Second, most of the reports are from before 2015, around the time when problems with inflation started to appear.

I want to see recent results, so I’ve started building a data set from publicly available forecasts. I will eventually do this for all the major central banks, but started with Australia because it has enjoyed uninterrupted growth for the period when the rest of the world has been in and out of crisis. This should minimise forecasting errors from big shocks like Trump, Brexit, or the Euro-crisis.

Persistent errors in the same direction

Inflation forecasts between 2005 and 2014 missed sudden changes in the inflation rate, like in 2006, 2011 or 2012. Some of these mistakes were over-estimations, others were under-estimations. The errors are not surprising given the global recession, and lots of fiscal and monetary stimulus going around.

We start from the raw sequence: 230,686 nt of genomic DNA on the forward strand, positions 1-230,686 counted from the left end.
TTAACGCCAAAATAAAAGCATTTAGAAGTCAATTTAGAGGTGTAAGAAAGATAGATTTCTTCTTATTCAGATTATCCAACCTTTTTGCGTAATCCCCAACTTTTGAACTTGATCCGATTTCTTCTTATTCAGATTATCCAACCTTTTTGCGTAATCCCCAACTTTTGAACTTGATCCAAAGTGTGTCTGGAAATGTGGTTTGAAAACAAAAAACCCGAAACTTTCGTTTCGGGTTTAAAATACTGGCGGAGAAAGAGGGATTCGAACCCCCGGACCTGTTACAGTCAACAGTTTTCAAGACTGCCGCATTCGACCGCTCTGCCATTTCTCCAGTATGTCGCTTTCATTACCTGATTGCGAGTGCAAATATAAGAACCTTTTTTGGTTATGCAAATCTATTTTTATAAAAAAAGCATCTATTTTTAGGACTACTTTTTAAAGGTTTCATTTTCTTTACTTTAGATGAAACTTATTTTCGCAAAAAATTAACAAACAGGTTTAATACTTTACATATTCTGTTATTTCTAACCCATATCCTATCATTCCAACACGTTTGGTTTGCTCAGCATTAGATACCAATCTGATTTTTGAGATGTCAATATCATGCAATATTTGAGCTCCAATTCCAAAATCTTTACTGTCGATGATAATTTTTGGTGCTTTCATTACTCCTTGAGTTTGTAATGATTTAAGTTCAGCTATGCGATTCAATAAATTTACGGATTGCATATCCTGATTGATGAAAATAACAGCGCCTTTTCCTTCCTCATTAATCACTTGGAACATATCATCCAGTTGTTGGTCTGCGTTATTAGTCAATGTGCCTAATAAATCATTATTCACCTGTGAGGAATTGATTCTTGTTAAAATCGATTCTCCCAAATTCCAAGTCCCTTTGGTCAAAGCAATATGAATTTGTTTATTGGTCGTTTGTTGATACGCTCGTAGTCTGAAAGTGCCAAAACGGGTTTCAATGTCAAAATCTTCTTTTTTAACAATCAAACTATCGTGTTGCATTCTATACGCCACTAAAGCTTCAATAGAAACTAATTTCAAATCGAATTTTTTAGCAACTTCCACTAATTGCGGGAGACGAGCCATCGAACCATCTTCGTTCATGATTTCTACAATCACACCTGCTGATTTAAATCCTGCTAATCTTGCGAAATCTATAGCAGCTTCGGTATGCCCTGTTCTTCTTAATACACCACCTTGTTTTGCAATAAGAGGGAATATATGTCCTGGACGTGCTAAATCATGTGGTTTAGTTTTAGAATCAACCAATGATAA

My own calculations using the figures provided by the RBA
My own calculations using the figures provided by the RBA

2015 is where it gets interesting. Inflation forecasts have been persistently panglossian over the last five years; forecasts keep reaching for the sky while inflation trundles along below. From 2017 the forecasts sober up a little, but the errors are still all in the same (hopeful) direction.

My own calculations using forecast figures from the SMP and inflation data from the ABS

When the forecast errors trend in the same direction, one of the relationships in the model may be misrepresented.*** This kind of diagram illustrates the issue in a way that accuracy bar charts do not. It also suggests that forecasters may not have updated the model.

Forecasting macroeconomic variables may be the only form of divination that requires a suit, but forecasts can still be useful. We feel more comfortable about an uncertain future if we can attach numbers and neat lines to it. This psychological comfort helps us make decisions about the future, whether to buy a house, or invest in a plant that manufactures fidget spinners. If these beliefs are shared by enough people, they can become self-sustaining, and even ‘true’ by simple fact that everyone now believes them. Forecasts can also give a reliable sense of direction,